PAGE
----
Brown considers supporting the expense of formation as “investing in the future of the diocese.”
He continued, “Without financial assistance, [men discerning a religious vocation] may not become priests,” acknowledging the 7-to-9-year seminarian journey is a large commitment even without having to pay an estimated $50,000 per year in tuition, books, room and board, health insurance, and other expenses.
“They’re dedicating their whole lives. We can surely help out on the finances, more than just pitching in at the special collection,” said Brown, who runs a machine shop started by his late father.
Brown’s dedication to raising money for vocations has impressed Father Michael Moloney, pastor of St. Mary Parish in Windthorst and St. Boniface Parish in Scotland.
Fr. Moloney attended Fr. Donlon Vocation Dinners before he entered seminary and remains a “great help” with the dinners, according to Brown.
Fr. Moloney observed, “Mike loves the Catholic Church. He sees the need for vocations; he feels the need for vocations. Somehow, God put this calling in him 32 years ago.
“His strong conviction has been maintained and never flagged all these years. It’s rare, really. Most people would not be able,” the pastor continued.
Dinner with Friends
Brown chairs the dinner, but Knights and others help, including Tom and Nan Ruddy, members of Sacred Heart Parish in Wichita Falls, who have been loyal assistants for at least 25 years.
A lot of people work hard to make it happen,” said Tom Ruddy, who recruits his children and grandchildren to help at the February dinner, which is usually attended by more than 300 people. Some individuals donate a labor of love: handmade crafts, artwork, or quilts for the auction.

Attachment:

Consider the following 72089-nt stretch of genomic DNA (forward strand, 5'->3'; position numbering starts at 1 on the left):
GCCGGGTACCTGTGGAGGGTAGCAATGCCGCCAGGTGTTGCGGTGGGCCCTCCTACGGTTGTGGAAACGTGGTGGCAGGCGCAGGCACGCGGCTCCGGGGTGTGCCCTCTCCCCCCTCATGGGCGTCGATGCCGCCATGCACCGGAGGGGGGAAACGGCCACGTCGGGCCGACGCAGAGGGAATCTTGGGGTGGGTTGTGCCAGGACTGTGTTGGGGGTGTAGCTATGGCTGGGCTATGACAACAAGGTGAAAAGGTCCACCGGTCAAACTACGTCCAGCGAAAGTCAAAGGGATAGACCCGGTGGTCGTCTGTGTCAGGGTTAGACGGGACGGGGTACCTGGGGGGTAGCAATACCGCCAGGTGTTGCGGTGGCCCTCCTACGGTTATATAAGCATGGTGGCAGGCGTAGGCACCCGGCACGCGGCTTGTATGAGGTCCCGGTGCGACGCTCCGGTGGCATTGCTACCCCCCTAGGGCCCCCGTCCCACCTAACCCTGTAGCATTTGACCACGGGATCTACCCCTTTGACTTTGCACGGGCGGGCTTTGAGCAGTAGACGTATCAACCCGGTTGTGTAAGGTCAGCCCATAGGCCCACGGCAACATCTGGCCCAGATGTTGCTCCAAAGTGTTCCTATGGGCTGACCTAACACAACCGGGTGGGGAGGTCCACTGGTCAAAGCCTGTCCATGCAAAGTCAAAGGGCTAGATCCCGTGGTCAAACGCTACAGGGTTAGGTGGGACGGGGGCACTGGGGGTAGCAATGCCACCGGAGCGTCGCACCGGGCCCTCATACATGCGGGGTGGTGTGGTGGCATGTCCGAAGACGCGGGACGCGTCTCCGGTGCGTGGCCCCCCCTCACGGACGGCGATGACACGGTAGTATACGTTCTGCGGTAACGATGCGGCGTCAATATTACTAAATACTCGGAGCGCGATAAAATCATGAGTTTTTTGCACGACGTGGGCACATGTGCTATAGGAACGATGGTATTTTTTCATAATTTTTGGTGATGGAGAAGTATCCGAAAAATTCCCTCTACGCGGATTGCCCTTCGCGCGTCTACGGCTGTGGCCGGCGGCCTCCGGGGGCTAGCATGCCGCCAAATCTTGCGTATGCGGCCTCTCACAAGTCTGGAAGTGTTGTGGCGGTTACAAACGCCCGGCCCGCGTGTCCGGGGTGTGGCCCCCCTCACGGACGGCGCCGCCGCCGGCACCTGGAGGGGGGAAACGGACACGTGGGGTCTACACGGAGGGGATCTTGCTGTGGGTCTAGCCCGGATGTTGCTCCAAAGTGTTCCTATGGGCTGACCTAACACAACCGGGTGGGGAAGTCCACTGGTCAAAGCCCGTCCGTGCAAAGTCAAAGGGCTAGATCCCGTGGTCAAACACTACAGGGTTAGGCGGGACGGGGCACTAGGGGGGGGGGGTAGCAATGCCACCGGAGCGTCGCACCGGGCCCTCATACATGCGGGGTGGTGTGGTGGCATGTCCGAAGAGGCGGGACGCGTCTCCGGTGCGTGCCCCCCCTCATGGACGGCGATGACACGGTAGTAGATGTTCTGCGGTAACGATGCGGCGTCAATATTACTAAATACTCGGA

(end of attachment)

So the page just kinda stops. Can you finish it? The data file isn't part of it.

Nan Ruddy noted a secondary benefit to the dinner. Besides raising money for vocations, individuals from several parishes collaborate to plan and attend the event.
The dinners also raise awareness of the need for vocations and the urgency to pray for vocations, Tom added. Each year, Brown helps attendees maintain vocation awareness by giving them a custom keepsake, such as a keychain or a magnet.
“Mike gives a lot of thought to the dinners,” Tom said, speculating that Brown plans future dinners two or three years ahead. “He is determined, and he even made it happen during COVID.”
Brown will be 71 when the 32nd Fr. Donlon dinner is held in February, but he and the Knights “will continue as long as I keep going. Our whole goal is, we just want to help out the diocese.”
“We’re trying to reach out to the whole Catholic community. If we help somebody get ordained, it’s going to affect somebody in the diocese somewhere,” said Brown. “I don’t look at it as a burden. It comes natural for me, what I’m trying to do. I don’t need any accolades — the proof is in the pudding, seeing the new priests come through.
“The only thing I promote is vocations. If we’ve been supporting these men, and then they come through as parish priests, we’ve accomplished what we wanted to do,” he said.